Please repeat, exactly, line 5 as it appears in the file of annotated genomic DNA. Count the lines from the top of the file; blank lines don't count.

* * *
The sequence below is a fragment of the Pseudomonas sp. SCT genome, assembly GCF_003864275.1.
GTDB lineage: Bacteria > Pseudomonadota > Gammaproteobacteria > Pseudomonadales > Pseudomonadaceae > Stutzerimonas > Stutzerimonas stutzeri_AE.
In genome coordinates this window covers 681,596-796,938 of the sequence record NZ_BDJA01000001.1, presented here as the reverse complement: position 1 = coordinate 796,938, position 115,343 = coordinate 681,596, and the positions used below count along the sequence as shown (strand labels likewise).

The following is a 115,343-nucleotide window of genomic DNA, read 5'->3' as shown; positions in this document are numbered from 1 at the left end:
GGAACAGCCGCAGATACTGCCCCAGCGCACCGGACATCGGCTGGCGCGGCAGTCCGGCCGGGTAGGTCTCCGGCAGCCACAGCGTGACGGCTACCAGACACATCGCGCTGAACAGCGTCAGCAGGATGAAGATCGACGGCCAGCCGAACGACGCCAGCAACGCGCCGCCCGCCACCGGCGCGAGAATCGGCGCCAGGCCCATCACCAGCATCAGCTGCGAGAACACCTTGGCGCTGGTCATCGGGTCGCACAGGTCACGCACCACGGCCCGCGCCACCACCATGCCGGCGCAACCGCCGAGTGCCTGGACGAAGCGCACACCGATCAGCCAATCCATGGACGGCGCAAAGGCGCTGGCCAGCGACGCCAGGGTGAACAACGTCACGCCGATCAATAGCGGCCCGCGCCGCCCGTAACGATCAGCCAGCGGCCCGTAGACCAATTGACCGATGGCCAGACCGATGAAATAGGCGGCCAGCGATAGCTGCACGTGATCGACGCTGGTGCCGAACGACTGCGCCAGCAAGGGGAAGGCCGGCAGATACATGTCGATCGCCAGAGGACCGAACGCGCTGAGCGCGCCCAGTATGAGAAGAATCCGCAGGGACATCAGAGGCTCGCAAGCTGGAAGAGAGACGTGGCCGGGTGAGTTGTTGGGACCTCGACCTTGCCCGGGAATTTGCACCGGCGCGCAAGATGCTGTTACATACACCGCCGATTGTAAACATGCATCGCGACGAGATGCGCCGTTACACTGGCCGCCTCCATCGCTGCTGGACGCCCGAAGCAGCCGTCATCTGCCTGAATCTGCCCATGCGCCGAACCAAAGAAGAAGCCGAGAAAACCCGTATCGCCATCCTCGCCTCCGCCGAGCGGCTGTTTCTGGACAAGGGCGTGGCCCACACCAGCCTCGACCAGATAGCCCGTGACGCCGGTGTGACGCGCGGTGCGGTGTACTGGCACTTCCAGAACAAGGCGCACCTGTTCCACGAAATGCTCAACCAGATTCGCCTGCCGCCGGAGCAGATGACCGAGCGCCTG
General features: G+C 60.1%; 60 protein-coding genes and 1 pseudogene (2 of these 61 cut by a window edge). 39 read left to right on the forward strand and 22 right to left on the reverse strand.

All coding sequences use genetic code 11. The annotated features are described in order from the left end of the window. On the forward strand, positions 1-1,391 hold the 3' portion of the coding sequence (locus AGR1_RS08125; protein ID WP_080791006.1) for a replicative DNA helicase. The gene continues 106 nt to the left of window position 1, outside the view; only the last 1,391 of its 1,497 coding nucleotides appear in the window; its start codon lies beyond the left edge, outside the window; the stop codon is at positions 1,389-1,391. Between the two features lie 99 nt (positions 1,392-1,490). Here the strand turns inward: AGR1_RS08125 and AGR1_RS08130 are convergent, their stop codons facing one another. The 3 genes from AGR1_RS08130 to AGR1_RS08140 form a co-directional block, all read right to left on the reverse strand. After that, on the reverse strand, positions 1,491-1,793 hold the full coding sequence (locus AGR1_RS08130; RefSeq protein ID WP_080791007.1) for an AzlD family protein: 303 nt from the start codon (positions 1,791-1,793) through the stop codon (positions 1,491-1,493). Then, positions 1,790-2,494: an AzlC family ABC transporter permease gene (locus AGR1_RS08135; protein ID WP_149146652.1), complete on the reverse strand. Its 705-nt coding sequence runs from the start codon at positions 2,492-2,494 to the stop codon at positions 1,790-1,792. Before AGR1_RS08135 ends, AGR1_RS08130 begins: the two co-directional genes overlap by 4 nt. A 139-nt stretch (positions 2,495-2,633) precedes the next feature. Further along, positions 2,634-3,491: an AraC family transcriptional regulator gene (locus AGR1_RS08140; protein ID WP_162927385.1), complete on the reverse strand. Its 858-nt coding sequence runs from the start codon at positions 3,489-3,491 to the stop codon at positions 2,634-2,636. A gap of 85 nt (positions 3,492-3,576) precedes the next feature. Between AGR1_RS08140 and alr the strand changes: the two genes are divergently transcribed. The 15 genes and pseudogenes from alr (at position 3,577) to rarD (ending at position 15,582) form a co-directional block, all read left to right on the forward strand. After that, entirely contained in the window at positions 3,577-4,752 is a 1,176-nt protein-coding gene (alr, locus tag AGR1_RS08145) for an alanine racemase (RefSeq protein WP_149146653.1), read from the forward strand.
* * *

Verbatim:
GGAACAGCCGCAGATACTGCCCCAGCGCACCGGACATCGGCTGGCGCGGCAGTCCGGCCGGGTAGGTCTCCGGCAGCCACAGCGTGACGGCTACCAGACACATCGCGCTGAACAGCGTCAGCAGGATGAAGATCGACGGCCAGCCGAACGACGCCAGCAACGCGCCGCCCGCCACCGGCGCGAGAATCGGCGCCAGGCCCATCACCAGCATCAGCTGCGAGAACACCTTGGCGCTGGTCATCGGGTCGCACAGGTCACGCACCACGGCCCGCGCCACCACCATGCCGGCGCAACCGCCGAGTGCCTGGACGAAGCGCACACCGATCAGCCAATCCATGGACGGCGCAAAGGCGCTGGCCAGCGACGCCAGGGTGAACAACGTCACGCCGATCAATAGCGGCCCGCGCCGCCCGTAACGATCAGCCAGCGGCCCGTAGACCAATTGACCGATGGCCAGACCGATGAAATAGGCGGCCAGCGATAGCTGCACGTGATCGACGCTGGTGCCGAACGACTGCGCCAGCAAGGGGAAGGCCGGCAGATACATGTCGATCGCCAGAGGACCGAACGCGCTGAGCGCGCCCAGTATGAGAAGAATCCGCAGGGACATCAGAGGCTCGCAAGCTGGAAGAGAGACGTGGCCGGGTGAGTTGTTGGGACCTCGACCTTGCCCGGGAATTTGCACCGGCGCGCAAGATGCTGTTACATACACCGCCGATTGTAAACATGCATCGCGACGAGATGCGCCGTTACACTGGCCGCCTCCATCGCTGCTGGACGCCCGAAGCAGCCGTCATCTGCCTGAATCTGCCCATGCGCCGAACCAAAGAAGAAGCCGAGAAAACCCGTATCGCCATCCTCGCCTCCGCCGAGCGGCTGTTTCTGGACAAGGGCGTGGCCCACACCAGCCTCGACCAGATAGCCCGTGACGCCGGTGTGACGCGCGGTGCGGTGTACTGGCACTTCCAGAACAAGGCGCACCTGTTCCACGAAATGCTCAACCAGATTCGCCTGCCGCCGGAGCAGATGACCGAGCGCCTG